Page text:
Anonymous .308 November 16, 2014 10:03 AM  

"The Left is not entirely wrong "

Total bullshit. The Left = globalist elite

Blogger Franz Lionheart November 16, 2014 10:06 AM  

I had always wonder why the Ciceronian cycle predicted the rise of aristocracy rather than the conventional expectations of post-democratic dictatorship.

Could you please expand on this "Ciceronian cycle", or provide a good source/ link of explanation?

Anonymous Different T November 16, 2014 10:23 AM  

@ Vox and other Austrians

"inappropriate distribution of resources"

Does an "appropriate/optimal" distribution of resources exist? Is this "optimum" that which leads to the highest measurable growth over some time frame? If not, what is it?

@ Franz

Seems to be in contrast to Plato's cycle. Regardless, _NEXT is probably more dependent on the relative power of the forces at that time.

Anonymous Sarcophilus November 16, 2014 10:25 AM  

Ask Roy Horn (see Siegrfied &) how playing with tigers works out.

The depression, or malaise, stagnation, etc. ends when the last bad debt is defaulted on, written off, or paid down. That is why no one remembers 1920-1 - it was over in under a year.

Meanwhile, the central bank noise has the same effect on economic calculation as socialism. It is indirect socialism - interest rates are the master price, along with the monetary unit. All other prices derive from those.

Do we have fewer fires by setting smoke alarms to 1500F instead of 200?

Anonymous Logo November 16, 2014 10:26 AM  

@Franz Lionheart

Google is your friend:

Cicero on Political Order (III): The Forms of the State and Their Cycle

Anonymous Will Best November 16, 2014 10:47 AM  

It would seem that in a democracy, where votes are purchased, there wouldn't necessarily be enough resources for one person to concentrate power. As such it would need to be a collection of people aligning with the similar goal of pitting the poor against the middle class.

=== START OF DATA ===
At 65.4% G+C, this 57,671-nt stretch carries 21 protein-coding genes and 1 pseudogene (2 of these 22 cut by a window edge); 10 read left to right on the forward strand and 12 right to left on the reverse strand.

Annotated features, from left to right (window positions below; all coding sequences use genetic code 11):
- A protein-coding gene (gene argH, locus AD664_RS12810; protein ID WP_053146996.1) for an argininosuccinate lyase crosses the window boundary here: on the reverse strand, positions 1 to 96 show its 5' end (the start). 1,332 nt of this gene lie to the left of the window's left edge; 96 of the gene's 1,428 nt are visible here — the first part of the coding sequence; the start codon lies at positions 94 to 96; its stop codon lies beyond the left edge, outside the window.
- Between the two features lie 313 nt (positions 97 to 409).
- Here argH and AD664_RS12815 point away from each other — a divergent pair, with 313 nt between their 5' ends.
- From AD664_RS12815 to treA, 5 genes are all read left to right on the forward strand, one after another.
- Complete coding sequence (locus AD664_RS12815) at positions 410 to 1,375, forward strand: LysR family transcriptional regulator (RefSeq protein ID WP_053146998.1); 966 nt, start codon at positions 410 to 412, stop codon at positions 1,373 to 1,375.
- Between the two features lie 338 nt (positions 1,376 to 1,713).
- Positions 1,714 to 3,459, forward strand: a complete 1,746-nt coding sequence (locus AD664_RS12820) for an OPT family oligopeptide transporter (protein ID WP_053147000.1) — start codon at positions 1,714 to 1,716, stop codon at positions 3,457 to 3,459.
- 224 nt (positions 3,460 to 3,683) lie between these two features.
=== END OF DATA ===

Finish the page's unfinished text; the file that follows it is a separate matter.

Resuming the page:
Blogger Emmanuel November 16, 2014 11:15 AM  

Cataline Sergius:

"After reading that figure, I did a major about face. Not only was I suddenly in favor of taxing the rich, I was also in favor of whipping them naked through the streets."

Wow. That's pretty retarded man, I'm not going to lie.

Anonymous Roundtine November 16, 2014 11:34 AM  

Does an "appropriate/optimal" distribution of resources exist? Is this "optimum" that which leads to the highest measurable growth over some time frame? If not, what is it?

Austrians believe in having as little control as possible, so the market decision is the "optimal" one. If you are in a high time preference culture, then devoting more resources to getting high right now is the best policy. If you were in an extremely low time preference culture, the goal might be to maximize growth on a 20-year horizon, or maybe even beyond the life of the individual. It's all subjective. If you go all in on growth as some of the singularity crowd does, then you think an AI building factories to suit its own desires is optimal, even if it means killing off humans by denying them resources.

Anonymous zen0 November 16, 2014 11:53 AM